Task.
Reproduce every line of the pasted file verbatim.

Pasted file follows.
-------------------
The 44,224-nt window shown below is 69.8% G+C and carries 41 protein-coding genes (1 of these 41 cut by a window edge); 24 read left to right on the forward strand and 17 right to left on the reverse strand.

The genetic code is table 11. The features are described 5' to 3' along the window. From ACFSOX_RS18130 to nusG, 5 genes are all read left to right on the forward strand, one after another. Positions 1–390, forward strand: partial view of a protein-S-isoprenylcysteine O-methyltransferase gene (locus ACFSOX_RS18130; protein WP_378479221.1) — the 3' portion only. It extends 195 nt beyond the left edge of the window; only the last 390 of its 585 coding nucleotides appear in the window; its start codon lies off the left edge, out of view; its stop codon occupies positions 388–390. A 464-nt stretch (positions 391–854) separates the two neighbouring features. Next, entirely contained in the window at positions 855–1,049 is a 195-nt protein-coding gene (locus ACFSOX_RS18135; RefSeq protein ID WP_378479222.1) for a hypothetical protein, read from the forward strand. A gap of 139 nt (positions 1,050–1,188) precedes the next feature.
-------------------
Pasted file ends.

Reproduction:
The 44,224-nt window shown below is 69.8% G+C and carries 41 protein-coding genes (1 of these 41 cut by a window edge); 24 read left to right on the forward strand and 17 right to left on the reverse strand.

The genetic code is table 11. The features are described 5' to 3' along the window. From ACFSOX_RS18130 to nusG, 5 genes are all read left to right on the forward strand, one after another. Positions 1–390, forward strand: partial view of a protein-S-isoprenylcysteine O-methyltransferase gene (locus ACFSOX_RS18130; protein WP_378479221.1) — the 3' portion only. It extends 195 nt beyond the left edge of the window; only the last 390 of its 585 coding nucleotides appear in the window; its start codon lies off the left edge, out of view; its stop codon occupies positions 388–390. A 464-nt stretch (positions 391–854) separates the two neighbouring features. Next, entirely contained in the window at positions 855–1,049 is a 195-nt protein-coding gene (locus ACFSOX_RS18135; RefSeq protein ID WP_378479222.1) for a hypothetical protein, read from the forward strand. A gap of 139 nt (positions 1,050–1,188) precedes the next feature.